Baby Showers Should Be Banned Indefinitely
Here’s a question. If I asked you to haul yourself out of bed on a Sunday morning, scramble for childcare, travel across town to a stranger’s home, engage in stilted conversation, stuff your face with refined-sugar until you feel ill, take, say, 50 bucks and light it on fire, then curse the guest of honor, would you do it?
Now what if I told you it was for a baby shower?
My guess is you’d turn your scowl into a fake smile and give a half-hearted cheer. Most women I know – whether mothers, mothers-to-be or singles who have never known the pleasure of a gift registry – would rather attend the orthodontist than a baby shower, though they’d have to be tortured with a dentist’s drill before they’d admit it. Because of their silence, the baby shower remains a rite of passage and one of the great scourges of pregnancy. Well, bah humbug, I say.
When I moved to the UK a decade ago, there were a few perks to the transfer, not least of which was the absence of saccharine customs like the dreaded pre-natal fete. Alas, like Halloween, the baby shower is one of those rituals the North American borders just can’t contain.
I got warning of my own impending shower a month before my first daughter was born. I don’t blame my friends: they meant no harm. They booked a swish tearoom they knew would never see the likes of me once I had a snivelling appendage at my hip. They invited a fantastic group of ladies and spent a fortune on scones. But I’ll be darned if I wanted to get out of bed that morning, more than eight months into my pregnancy, let alone put on a dress, squeeze into proper shoes and head to the subway on a cold, grey day.
And, besides, I don’t drink tea.
I’ve always hated baby showers and I’m not afraid to say it (sorry, ladies). Regardless of all the lovely gifts I had to haul home on public transport, mine was no exception. I found it awkward making conversation with all those disparate friends, filling the uncomfortable pauses with anecdotes about my swollen ankles. I couldn’t stand the attention (okay, maybe that’s just me). Plus, I couldn’t help fearing all that fanfare was jinxing the outcome. Who dares celebrate before there’s so much blood and guts still to come. (I’m a paranoid Jew; what can I say?)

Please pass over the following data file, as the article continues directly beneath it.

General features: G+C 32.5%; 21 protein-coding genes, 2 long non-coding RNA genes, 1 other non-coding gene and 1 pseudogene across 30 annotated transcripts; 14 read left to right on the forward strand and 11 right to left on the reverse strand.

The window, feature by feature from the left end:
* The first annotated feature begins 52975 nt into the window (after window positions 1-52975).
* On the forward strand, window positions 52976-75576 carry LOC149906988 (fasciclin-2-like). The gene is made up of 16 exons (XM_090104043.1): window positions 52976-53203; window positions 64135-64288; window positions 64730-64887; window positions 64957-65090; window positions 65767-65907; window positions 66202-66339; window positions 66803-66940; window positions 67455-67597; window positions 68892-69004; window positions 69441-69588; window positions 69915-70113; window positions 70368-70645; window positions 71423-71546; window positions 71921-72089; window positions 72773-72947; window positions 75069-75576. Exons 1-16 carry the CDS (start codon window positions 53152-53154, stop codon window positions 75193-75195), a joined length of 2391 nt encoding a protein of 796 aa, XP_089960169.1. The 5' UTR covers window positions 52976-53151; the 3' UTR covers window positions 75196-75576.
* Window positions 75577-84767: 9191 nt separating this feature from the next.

Still, showing up to my own shower was a thousand times more fun than some of the others I’ve been dragged to… and rolled out of. I’ve never left a shower without looking heftier than the guest of honor for all the calories I inhaled. All that bloat – and yet I’m always hungry again come suppertime. I eat and then I eat some more, mostly to avoid baby-talk with the gamut of women, half of whom are know-it-alls, the other half of whom are clueless.
Then out come the gifts. I tend to lean towards practicality: my kids’ favorite bottles, a diaper-changing kit, nipple cream. Big downer. Other guests steal the show with tiny onesies that would only fit a preemie for a week. No mother-to-be understands the value of nipple cream until it’s too late. By that time my present has been lost in the bowels of the bathroom storage. [tagbox tag=”baby shower”]
Once in a while the sister-of-the-knocked-up organizes a group gift: a big-ticket item like a stroller or a bassinet. But what woman these days could bring herself to delegate such a personal decision to a third party? Who wouldn’t prefer to click and buy on one of the dozens of baby-merch websites that deliver within 24 hours? I recently feted a friend carrying twins. She’d done all her nursery shopping online in a weekend and she loved it. She needed for nothing, yet there she was wobbling off to the bus stop in the dark, struggling with a dozen bags of junk.
Am I being unfair here? Is all that universal dread, all the rigamarole, mitigated by the spirit of sisterhood? Am I missing the point?
Or would everyone out there rather scrap the whole idea and just head to the movies?
Now that’s something I’d be happy to shell out for.